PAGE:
An early sculpture by Steven Pippin comprising of an old small television monitor, with its outer casing removed to reveal the internal workings, and a pair of tall aerial shafts forming antennae fixed to its top. The monitor is vacuum sealed in a perspex bubble, eliminating any transmission sounds and thus frustrating any pleasure, The ghostly TV reception infers mechanical redundancy and alienation. The two tall 'ears' encompass the aerials; the bubble is sealed with a black trim. The whole rests on a tall, aluminium stand with four legs formed from interlocking aluminium.
Vacuum 1994 Steven Pippin born 1960 Perspex, aluminium, television monitor and a vacuum Pippin sees himself as much as an engineer as an artist and wryly assumes the role of the eccentric inventor. Vacuum plays on human fears of advancing technology: of machines that can work by themselves, and of the dominance of television in our lives. The form of Vacuum is cartoonish. Many people think it has ‘bunny ears’. The air has been sucked out of the perspex shell – a conceptual rather than a visual device. This means that the sound is on but muffle, deliberately frustrating our usual experience of TV. Gift of the Contemporary Art Society 1996.34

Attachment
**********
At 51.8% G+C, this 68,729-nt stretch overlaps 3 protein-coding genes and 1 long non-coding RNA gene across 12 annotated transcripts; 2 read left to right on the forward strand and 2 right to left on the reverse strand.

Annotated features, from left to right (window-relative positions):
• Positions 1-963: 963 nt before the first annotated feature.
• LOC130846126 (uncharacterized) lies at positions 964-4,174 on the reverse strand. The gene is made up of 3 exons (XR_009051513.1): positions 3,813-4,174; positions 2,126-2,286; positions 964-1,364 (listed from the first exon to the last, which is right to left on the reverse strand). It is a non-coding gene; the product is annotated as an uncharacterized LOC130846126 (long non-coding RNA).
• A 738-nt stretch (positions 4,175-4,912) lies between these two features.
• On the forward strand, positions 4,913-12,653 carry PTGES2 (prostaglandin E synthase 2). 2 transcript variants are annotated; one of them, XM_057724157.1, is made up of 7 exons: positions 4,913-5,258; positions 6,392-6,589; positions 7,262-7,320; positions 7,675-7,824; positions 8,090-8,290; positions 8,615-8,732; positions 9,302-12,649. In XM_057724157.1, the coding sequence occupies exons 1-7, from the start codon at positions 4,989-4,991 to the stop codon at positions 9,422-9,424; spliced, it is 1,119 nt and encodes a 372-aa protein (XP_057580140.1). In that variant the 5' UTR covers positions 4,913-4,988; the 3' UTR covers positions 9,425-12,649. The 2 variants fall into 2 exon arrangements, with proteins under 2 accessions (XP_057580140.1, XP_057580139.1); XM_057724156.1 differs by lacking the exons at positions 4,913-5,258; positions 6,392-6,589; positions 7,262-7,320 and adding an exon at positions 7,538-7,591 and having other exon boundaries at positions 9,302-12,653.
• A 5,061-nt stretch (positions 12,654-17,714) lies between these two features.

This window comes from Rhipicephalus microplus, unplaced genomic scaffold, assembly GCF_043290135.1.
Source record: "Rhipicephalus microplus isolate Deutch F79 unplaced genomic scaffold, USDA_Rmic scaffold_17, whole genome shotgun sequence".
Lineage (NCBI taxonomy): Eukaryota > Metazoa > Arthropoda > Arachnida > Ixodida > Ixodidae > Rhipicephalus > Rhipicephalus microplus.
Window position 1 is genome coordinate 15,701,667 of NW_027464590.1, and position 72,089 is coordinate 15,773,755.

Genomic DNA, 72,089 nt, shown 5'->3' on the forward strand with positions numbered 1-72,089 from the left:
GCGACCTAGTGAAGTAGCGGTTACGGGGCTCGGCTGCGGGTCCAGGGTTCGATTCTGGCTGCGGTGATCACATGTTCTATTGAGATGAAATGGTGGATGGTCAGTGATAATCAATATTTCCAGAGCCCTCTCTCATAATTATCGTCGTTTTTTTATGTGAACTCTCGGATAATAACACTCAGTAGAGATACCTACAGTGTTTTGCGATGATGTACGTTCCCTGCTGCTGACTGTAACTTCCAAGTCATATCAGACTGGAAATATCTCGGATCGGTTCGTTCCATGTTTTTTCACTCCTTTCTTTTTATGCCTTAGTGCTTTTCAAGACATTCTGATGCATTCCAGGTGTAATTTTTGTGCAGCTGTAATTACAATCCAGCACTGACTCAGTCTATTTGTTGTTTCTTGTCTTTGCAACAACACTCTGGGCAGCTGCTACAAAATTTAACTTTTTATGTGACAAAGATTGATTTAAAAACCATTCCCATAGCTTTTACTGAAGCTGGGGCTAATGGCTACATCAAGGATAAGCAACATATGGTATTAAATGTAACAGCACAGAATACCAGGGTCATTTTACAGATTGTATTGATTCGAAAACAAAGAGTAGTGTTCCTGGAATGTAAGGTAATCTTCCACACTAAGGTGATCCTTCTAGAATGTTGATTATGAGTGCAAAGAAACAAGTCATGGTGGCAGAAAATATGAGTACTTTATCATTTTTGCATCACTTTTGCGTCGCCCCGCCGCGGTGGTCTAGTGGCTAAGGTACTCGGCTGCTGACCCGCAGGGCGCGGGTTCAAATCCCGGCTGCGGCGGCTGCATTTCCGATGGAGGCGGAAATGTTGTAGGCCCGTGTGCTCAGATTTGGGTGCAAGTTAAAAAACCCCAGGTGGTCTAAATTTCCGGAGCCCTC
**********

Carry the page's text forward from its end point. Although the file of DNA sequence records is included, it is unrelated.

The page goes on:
Object: 205cm x 64.5cm
Upper section: 93
Place of creation
[G17] Manchester Art Gallery - Gallery 17
Gift of the Contemporary Art Society through a grant from the Henry Moore Foundation
© Mr Pippin